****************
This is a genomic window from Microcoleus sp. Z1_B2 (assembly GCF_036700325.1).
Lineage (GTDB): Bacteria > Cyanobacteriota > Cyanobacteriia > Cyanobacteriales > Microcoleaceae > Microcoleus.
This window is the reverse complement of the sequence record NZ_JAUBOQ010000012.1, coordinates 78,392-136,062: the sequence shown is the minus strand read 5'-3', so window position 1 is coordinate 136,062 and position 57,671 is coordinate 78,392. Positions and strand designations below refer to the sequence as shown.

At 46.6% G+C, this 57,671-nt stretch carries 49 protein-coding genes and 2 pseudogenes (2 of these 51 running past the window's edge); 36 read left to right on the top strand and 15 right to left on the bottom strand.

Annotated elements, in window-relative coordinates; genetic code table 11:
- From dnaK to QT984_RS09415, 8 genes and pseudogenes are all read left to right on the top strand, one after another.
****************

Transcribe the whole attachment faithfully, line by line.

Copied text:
This is a genomic window from Microcoleus sp. Z1_B2 (assembly GCF_036700325.1).
Lineage (GTDB): Bacteria > Cyanobacteriota > Cyanobacteriia > Cyanobacteriales > Microcoleaceae > Microcoleus.
This window is the reverse complement of the sequence record NZ_JAUBOQ010000012.1, coordinates 78,392-136,062: the sequence shown is the minus strand read 5'-3', so window position 1 is coordinate 136,062 and position 57,671 is coordinate 78,392. Positions and strand designations below refer to the sequence as shown.

At 46.6% G+C, this 57,671-nt stretch carries 49 protein-coding genes and 2 pseudogenes (2 of these 51 running past the window's edge); 36 read left to right on the top strand and 15 right to left on the bottom strand.

Annotated elements, in window-relative coordinates; genetic code table 11:
- From dnaK to QT984_RS09415, 8 genes and pseudogenes are all read left to right on the top strand, one after another.